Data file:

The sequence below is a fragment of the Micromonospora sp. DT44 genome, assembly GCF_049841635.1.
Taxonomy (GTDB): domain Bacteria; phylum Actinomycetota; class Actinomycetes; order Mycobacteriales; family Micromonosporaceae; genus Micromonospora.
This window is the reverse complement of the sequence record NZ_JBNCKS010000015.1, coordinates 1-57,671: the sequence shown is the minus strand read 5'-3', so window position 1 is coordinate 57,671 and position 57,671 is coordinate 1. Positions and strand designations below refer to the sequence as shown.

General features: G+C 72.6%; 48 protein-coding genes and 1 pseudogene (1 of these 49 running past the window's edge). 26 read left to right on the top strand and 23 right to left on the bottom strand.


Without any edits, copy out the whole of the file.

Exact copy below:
The sequence below is a fragment of the Micromonospora sp. DT44 genome, assembly GCF_049841635.1.
Taxonomy (GTDB): domain Bacteria; phylum Actinomycetota; class Actinomycetes; order Mycobacteriales; family Micromonosporaceae; genus Micromonospora.
This window is the reverse complement of the sequence record NZ_JBNCKS010000015.1, coordinates 1-57,671: the sequence shown is the minus strand read 5'-3', so window position 1 is coordinate 57,671 and position 57,671 is coordinate 1. Positions and strand designations below refer to the sequence as shown.

General features: G+C 72.6%; 48 protein-coding genes and 1 pseudogene (1 of these 49 running past the window's edge). 26 read left to right on the top strand and 23 right to left on the bottom strand.